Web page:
Some years ago in San Diego a strong riptide took a group of us far from the shore, & my husband was part of that group—strangers the rest. Our increasing distance was innocent at first, but then it began to dawn on us that the salty waves were rocking us onwards with the promise of an abyss, & my husband floated beside me on his back, preserving his breath or releasing his fear, I couldn’t tell which. Being an excellent swimmer, I was the last to sense the abyss & understood only when a young woman in a yellow swimsuit started to panic & cry & swallow water because the waves kept slapping her face & her strength kept failing. I had enough left in me to fight the riptide & make it back to the beach, but of course I stayed, & as I swam between my husband & the crying girl & helped them float on their backs, I thought, with annoyance, that my voice sounded high-pitched & undignified. Then—lifeguards on their eager boards (I almost said “horses”).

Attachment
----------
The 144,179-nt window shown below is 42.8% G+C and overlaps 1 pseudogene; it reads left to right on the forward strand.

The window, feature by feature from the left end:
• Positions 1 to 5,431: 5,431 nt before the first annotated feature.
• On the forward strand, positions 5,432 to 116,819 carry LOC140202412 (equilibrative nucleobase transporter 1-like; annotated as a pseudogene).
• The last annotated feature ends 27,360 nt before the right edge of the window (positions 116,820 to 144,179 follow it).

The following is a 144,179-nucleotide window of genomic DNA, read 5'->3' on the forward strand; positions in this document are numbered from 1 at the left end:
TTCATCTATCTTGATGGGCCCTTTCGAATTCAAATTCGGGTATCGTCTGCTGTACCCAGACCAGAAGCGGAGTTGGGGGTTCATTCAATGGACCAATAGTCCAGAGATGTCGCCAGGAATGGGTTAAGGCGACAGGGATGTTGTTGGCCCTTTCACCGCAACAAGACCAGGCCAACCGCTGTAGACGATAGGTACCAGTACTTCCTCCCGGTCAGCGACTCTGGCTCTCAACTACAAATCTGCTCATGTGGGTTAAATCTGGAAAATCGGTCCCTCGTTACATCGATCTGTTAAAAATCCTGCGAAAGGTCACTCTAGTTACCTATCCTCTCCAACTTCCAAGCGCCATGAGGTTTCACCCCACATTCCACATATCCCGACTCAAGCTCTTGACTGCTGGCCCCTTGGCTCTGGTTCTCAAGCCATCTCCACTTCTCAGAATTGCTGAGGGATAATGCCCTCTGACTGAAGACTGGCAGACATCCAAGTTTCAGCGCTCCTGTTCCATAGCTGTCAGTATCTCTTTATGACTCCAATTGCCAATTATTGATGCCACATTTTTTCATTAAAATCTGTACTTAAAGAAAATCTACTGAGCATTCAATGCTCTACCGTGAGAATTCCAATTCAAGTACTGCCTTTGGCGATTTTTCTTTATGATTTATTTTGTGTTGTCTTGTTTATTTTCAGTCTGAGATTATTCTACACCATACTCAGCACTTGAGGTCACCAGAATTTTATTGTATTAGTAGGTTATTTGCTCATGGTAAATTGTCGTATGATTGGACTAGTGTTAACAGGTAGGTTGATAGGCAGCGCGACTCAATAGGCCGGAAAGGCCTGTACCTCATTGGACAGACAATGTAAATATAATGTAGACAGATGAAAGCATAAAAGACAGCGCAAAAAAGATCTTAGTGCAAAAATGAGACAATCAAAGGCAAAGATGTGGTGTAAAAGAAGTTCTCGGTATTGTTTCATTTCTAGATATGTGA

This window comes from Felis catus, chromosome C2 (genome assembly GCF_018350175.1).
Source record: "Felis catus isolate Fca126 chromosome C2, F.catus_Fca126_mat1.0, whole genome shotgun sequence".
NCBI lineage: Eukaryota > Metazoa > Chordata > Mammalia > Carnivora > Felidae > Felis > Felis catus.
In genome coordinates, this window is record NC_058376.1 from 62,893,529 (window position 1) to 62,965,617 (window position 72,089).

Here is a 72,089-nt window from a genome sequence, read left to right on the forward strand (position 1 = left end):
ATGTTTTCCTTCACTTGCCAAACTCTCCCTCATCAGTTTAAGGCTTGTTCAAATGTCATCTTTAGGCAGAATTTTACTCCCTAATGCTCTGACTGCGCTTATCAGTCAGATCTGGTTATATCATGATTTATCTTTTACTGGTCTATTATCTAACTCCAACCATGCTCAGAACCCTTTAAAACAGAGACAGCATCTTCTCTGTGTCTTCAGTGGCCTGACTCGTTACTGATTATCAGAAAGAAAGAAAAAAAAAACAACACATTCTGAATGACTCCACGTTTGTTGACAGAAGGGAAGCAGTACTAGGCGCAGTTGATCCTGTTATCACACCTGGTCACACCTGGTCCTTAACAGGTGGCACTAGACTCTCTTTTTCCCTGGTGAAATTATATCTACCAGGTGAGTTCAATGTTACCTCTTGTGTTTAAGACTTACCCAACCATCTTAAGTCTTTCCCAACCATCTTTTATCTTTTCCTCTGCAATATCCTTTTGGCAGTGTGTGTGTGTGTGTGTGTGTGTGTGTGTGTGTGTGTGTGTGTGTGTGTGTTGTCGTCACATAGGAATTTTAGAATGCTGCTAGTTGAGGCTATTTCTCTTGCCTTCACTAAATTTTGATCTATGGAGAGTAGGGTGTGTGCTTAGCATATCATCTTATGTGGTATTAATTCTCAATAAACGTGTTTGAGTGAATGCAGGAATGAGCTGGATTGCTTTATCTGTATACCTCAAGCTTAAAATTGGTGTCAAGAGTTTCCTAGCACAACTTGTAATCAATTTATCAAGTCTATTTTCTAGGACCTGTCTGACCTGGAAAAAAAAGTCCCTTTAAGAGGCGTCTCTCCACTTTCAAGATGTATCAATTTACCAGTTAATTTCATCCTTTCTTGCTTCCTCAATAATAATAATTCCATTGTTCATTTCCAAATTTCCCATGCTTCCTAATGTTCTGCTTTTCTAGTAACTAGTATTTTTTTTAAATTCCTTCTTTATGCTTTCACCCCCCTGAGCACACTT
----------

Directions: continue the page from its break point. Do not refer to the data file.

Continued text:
As I tell this story I feel embarrassed, because I know you can sense my conceit & my dishonesty, stabbing myself, but brushing you only indirectly. “Remember how you rescued us?” my husband says to me sometimes. Even then I burn with embarrassment—especially then.
Svetlana Beggs is a Seattle-based poet and writer hailing from St. Petersburg, Russia. Her poems can be found in Hayden’s Ferry Review, Fogged Clarity, Pleiades, and Columbia Poetry Review, and her fiction has appeared in Cleaver Magazine and Bartleby Snopes.2